Lilly helps Circle round up $66M for intractable target R&D

Circle Pharma has raised $66 million to take cyclin-targeted programs toward clinical development. The Eli Lilly-backed series C round sets Circle up to build on its years of research into cell-permeable macrocyclic peptide therapeutics with the potential to hit previously undruggable targets.

South San Francisco-based Circle first made headlines back in 2014 when it emerged equipped with seed funding from Pfizer as well as two collaborations with the Big Pharma company. The work with Pfizer led to the publication of a paper on an orally bioavailable macrocycle modulator of the CXCR7 chemokine receptor, but Circle had a low profile by the standards of Big Pharma-partnered biotechs.

That started to change last year, when Circle raised $45 million to develop inhibitors of Cyclin A and Cyclin E and began to grow its team. Now, with clinical development on the horizon, Circle has added another $66 million to its bank balance in a series C round.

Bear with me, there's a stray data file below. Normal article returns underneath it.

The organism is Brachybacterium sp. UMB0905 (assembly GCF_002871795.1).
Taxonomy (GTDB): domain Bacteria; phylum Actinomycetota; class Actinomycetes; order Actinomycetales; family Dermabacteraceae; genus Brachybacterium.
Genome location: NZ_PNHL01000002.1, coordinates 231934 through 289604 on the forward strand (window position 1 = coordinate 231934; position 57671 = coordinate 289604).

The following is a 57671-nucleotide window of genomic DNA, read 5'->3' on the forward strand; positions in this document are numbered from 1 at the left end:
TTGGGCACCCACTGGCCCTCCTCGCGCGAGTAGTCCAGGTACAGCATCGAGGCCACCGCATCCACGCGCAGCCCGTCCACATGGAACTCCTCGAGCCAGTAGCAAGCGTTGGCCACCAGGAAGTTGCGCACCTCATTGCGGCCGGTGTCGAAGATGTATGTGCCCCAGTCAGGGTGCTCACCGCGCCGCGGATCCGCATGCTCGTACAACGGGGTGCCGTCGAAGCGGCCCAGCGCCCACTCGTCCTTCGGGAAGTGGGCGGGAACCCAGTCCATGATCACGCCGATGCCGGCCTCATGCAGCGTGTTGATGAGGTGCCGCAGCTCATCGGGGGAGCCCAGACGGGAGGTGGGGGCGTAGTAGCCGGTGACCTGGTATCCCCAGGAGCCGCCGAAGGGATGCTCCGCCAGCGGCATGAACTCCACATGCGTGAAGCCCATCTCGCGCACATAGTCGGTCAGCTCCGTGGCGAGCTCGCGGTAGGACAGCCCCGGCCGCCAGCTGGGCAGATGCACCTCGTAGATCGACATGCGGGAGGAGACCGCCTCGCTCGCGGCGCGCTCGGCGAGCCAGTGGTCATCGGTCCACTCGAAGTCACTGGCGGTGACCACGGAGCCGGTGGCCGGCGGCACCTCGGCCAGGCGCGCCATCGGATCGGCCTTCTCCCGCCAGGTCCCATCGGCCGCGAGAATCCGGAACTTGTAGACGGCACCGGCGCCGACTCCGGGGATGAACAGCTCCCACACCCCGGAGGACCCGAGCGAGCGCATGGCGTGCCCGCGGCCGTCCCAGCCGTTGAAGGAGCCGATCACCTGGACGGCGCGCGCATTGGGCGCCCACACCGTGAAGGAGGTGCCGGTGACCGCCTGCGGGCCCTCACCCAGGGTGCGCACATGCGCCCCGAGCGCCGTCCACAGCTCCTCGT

The Column Group and Nextech Invest co-led the round with the support of new investors including Euclidean Capital, Pavillion Capital, Hartford HealthCare Endowment and Lilly. Existing backers such as Pandect Bioventures also participated in the series C.

Circle will use the cash to advance preclinical candidates with applications in Rb-dysregulated cancers and cyclin-E-dependent malignancies. The two opportunities cover indications such as small cell lung cancer and ovarian cancer.

The macrocyclic peptides in development at Circle have the potential to unlock targets that biologics and small molecules are unable to hit. Specifically, Circle sees its drugs as ways to hit targets that lack binding sites for small molecules and are hidden from biologics inside cells. Unlike those modalities, macrocycles may be able to enter cells to inhibit processes such as protein-protein interactions. 

There is a long history of using macrocycle drugs such as the immunosuppressant cyclosporine and the antibiotic erythromycin. However, efforts to systematically develop macrocycles have run into a range of challenges related to pharmacokinetics, cell permeability and oral bioavailability. Circle has worked to overcome those challenges and unlock the potential of the molecules.

The series C funding will move Circle closer to showing whether its efforts have resulted in clinically efficacious therapies while also equipping the biotech to apply its platform to other targets that are thought to be undruggable with small molecules.